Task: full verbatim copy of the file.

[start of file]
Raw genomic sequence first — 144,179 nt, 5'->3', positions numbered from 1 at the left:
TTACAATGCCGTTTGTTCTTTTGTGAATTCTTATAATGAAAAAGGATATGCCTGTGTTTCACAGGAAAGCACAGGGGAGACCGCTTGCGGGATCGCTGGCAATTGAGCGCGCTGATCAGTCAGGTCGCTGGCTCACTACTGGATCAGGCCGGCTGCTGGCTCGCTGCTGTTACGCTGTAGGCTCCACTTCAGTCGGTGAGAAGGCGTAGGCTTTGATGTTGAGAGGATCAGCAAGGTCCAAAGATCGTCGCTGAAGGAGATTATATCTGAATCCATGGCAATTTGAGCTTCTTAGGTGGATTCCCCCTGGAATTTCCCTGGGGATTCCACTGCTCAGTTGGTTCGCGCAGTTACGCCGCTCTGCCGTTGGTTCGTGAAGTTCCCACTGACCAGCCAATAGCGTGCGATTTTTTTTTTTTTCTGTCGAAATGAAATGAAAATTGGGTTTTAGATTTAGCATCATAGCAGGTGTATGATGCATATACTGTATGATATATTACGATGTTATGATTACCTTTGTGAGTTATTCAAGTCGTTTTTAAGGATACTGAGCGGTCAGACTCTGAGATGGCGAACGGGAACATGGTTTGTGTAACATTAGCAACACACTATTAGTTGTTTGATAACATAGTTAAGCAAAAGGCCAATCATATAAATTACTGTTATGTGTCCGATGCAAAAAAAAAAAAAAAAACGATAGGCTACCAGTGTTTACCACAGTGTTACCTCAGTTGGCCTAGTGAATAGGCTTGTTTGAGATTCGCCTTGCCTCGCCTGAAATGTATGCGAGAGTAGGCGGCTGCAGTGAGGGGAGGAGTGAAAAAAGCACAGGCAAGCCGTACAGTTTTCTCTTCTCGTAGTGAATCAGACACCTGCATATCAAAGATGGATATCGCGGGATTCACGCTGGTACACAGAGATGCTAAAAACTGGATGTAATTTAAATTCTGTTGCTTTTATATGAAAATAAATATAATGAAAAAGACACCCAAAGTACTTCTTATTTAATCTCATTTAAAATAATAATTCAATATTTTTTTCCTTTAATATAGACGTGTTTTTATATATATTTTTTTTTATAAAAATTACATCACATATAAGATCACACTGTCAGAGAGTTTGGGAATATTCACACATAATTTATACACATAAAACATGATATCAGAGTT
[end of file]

Raw genomic sequence first — 144,179 nt, 5'->3', positions numbered from 1 at the left:
TTACAATGCCGTTTGTTCTTTTGTGAATTCTTATAATGAAAAAGGATATGCCTGTGTTTCACAGGAAAGCACAGGGGAGACCGCTTGCGGGATCGCTGGCAATTGAGCGCGCTGATCAGTCAGGTCGCTGGCTCACTACTGGATCAGGCCGGCTGCTGGCTCGCTGCTGTTACGCTGTAGGCTCCACTTCAGTCGGTGAGAAGGCGTAGGCTTTGATGTTGAGAGGATCAGCAAGGTCCAAAGATCGTCGCTGAAGGAGATTATATCTGAATCCATGGCAATTTGAGCTTCTTAGGTGGATTCCCCCTGGAATTTCCCTGGGGATTCCACTGCTCAGTTGGTTCGCGCAGTTACGCCGCTCTGCCGTTGGTTCGTGAAGTTCCCACTGACCAGCCAATAGCGTGCGATTTTTTTTTTTTTCTGTCGAAATGAAATGAAAATTGGGTTTTAGATTTAGCATCATAGCAGGTGTATGATGCATATACTGTATGATATATTACGATGTTATGATTACCTTTGTGAGTTATTCAAGTCGTTTTTAAGGATACTGAGCGGTCAGACTCTGAGATGGCGAACGGGAACATGGTTTGTGTAACATTAGCAACACACTATTAGTTGTTTGATAACATAGTTAAGCAAAAGGCCAATCATATAAATTACTGTTATGTGTCCGATGCAAAAAAAAAAAAAAAAACGATAGGCTACCAGTGTTTACCACAGTGTTACCTCAGTTGGCCTAGTGAATAGGCTTGTTTGAGATTCGCCTTGCCTCGCCTGAAATGTATGCGAGAGTAGGCGGCTGCAGTGAGGGGAGGAGTGAAAAAAGCACAGGCAAGCCGTACAGTTTTCTCTTCTCGTAGTGAATCAGACACCTGCATATCAAAGATGGATATCGCGGGATTCACGCTGGTACACAGAGATGCTAAAAACTGGATGTAATTTAAATTCTGTTGCTTTTATATGAAAATAAATATAATGAAAAAGACACCCAAAGTACTTCTTATTTAATCTCATTTAAAATAATAATTCAATATTTTTTTCCTTTAATATAGACGTGTTTTTATATATATTTTTTTTTATAAAAATTACATCACATATAAGATCACACTGTCAGAGAGTTTGGGAATATTCACACATAATTTATACACATAAAACATGATATCAGAGTT